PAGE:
High Start Safety - Must Read
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Home > Articles & Tips Index > Flying > High Start Safety

[Courtesy of Jim Thorne, August 1998]

Dear RC Soaring Community,

It's rare when an accident happens while RC soaring, but today it happened to me. The reason I'm posting this is to hopefully prevent anyone else from being hurt in this way.

We had a handlaunch contest at the SULA field in Los Angeles today, and there was a gentleman using a high-start for fun flying at the same time. He asked for and received permission to do this, and it should have been harmless. However, he apparently decided to stake in the high-start in the stretched position and leave it that way on the ground between flights.

At one point during a thermal duration round of the hand-launch contest, I was flying my plane and walking across the field at the same time along with about 10 other pilots and timers. I was preparing to land and relaunch when I felt a strange burning sensation on my legs. I landed as quickly as safety would allow, and looked down to see line running between my legs, pulling small red parachute heading at high speed towards my body. It was too late to disentangle, so I watched with fascinated horror as the 'chute struck me behind the knee. I fell to the ground in a sitting position, and tried to figure out what happened. Then, the pain came. I wasn't bleeding, but now there are a variety of bright red, ugly line burns on the front of my left knee and especially the back of the right. I'll heal, but right now it hurts to walk. To say it stings to take a shower is a *dramatic* understatement.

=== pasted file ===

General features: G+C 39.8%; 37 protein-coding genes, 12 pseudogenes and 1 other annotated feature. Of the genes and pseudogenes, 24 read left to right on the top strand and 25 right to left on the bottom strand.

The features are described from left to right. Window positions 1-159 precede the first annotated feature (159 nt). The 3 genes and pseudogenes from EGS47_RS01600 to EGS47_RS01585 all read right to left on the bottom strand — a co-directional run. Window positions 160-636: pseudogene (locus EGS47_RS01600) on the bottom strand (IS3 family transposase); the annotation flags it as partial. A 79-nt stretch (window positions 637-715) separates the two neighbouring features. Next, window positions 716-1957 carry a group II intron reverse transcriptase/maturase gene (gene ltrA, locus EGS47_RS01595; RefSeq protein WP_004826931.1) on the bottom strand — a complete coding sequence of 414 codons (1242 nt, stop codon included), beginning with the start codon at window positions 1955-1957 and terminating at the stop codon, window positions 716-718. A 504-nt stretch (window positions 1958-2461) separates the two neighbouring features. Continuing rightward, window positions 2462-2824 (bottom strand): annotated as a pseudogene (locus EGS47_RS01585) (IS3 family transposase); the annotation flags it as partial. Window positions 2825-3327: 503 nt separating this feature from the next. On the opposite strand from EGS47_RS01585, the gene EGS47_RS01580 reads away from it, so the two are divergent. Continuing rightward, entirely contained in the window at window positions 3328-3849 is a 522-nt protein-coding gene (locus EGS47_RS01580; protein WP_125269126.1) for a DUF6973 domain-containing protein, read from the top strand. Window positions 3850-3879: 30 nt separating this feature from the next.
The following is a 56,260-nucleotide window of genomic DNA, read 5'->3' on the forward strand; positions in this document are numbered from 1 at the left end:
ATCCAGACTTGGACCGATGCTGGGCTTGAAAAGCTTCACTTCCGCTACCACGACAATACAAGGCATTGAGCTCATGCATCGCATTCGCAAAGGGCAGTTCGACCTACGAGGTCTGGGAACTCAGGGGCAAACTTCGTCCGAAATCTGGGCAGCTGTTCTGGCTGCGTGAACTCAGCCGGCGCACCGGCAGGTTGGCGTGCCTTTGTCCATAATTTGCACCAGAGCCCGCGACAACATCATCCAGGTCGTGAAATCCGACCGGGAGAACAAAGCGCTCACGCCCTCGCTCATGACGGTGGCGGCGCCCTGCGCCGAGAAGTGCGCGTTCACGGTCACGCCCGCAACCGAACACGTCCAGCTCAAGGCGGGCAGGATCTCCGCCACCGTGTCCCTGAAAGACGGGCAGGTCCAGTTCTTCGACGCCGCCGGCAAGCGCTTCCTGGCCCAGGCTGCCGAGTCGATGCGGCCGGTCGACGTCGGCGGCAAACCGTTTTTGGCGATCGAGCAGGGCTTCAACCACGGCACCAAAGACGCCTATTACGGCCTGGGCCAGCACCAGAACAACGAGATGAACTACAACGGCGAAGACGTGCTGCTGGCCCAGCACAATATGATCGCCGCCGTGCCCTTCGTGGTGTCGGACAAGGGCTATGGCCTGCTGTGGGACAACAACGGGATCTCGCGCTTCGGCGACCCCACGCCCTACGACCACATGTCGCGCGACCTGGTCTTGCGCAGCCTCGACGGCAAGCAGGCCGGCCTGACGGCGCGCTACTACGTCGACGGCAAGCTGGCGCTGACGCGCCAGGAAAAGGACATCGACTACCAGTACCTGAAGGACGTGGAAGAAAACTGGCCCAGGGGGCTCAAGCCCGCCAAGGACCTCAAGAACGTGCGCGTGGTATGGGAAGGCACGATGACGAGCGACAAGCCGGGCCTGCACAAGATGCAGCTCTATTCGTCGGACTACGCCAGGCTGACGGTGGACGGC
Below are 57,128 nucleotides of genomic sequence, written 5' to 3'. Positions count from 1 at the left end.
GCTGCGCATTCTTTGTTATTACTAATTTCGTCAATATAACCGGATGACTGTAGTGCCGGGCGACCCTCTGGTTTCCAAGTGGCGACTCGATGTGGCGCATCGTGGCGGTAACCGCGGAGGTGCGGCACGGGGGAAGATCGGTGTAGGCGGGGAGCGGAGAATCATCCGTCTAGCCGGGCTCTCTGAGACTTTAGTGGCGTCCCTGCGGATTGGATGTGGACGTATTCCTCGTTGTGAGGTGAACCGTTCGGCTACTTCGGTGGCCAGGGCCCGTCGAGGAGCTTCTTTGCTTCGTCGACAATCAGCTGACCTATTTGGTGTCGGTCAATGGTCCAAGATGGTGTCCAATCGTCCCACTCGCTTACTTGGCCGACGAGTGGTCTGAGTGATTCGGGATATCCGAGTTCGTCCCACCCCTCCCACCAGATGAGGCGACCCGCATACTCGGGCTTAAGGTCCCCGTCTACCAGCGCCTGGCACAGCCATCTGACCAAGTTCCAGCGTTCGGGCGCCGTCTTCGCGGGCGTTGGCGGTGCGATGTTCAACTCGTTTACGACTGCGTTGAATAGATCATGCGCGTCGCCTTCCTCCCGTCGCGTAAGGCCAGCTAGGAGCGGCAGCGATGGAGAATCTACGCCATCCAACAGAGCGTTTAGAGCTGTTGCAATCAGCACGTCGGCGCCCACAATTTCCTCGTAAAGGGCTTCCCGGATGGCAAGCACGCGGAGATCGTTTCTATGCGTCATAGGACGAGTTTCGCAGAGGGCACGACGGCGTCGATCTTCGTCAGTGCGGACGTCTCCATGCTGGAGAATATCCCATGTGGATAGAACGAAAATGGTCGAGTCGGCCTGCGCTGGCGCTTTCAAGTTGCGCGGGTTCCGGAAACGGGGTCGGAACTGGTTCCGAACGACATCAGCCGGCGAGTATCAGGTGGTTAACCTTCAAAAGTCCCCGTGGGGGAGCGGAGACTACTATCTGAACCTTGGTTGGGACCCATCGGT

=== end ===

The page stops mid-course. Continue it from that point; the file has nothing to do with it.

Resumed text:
So, what went wrong? Well, I certainly wasn't watching my step, but I was busy flying. I knew about the man with the high-start, but this wasn't foremost on my mind while participating in the contest. He apologized later, but stated that he didn't think anyone would be "on that side" of the field. Hmmm.

Please, please don't stake down a high-start unless you are RIGHT THERE to use it RIGHT THEN. Otherwise, it's a loaded weapon, a booby trap, an accident waiting to happen.

I wish all of you good and safe flying,

Jim Thorne, San Pedro, CA SULA Secretary


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